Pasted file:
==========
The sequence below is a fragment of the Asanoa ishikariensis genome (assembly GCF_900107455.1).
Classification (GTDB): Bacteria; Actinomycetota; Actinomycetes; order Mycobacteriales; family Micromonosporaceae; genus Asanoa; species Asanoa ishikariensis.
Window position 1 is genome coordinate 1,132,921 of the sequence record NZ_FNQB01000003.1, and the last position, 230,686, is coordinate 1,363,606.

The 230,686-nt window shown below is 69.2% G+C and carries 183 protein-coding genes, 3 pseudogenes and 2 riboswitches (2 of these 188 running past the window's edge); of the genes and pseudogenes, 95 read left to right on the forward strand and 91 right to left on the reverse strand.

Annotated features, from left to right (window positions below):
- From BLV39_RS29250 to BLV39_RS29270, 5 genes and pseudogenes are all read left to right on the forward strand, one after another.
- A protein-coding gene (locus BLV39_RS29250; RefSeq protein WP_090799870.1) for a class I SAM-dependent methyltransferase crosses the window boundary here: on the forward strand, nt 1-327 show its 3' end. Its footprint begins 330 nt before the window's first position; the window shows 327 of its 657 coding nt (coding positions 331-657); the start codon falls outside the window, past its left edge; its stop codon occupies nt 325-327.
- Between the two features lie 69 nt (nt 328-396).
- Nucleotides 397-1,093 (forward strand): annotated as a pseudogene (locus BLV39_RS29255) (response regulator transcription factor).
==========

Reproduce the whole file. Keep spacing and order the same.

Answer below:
The sequence below is a fragment of the Asanoa ishikariensis genome (assembly GCF_900107455.1).
Classification (GTDB): Bacteria; Actinomycetota; Actinomycetes; order Mycobacteriales; family Micromonosporaceae; genus Asanoa; species Asanoa ishikariensis.
Window position 1 is genome coordinate 1,132,921 of the sequence record NZ_FNQB01000003.1, and the last position, 230,686, is coordinate 1,363,606.

The 230,686-nt window shown below is 69.2% G+C and carries 183 protein-coding genes, 3 pseudogenes and 2 riboswitches (2 of these 188 running past the window's edge); of the genes and pseudogenes, 95 read left to right on the forward strand and 91 right to left on the reverse strand.

Annotated features, from left to right (window positions below):
- From BLV39_RS29250 to BLV39_RS29270, 5 genes and pseudogenes are all read left to right on the forward strand, one after another.
- A protein-coding gene (locus BLV39_RS29250; RefSeq protein WP_090799870.1) for a class I SAM-dependent methyltransferase crosses the window boundary here: on the forward strand, nt 1-327 show its 3' end. Its footprint begins 330 nt before the window's first position; the window shows 327 of its 657 coding nt (coding positions 331-657); the start codon falls outside the window, past its left edge; its stop codon occupies nt 325-327.
- Between the two features lie 69 nt (nt 328-396).
- Nucleotides 397-1,093 (forward strand): annotated as a pseudogene (locus BLV39_RS29255) (response regulator transcription factor).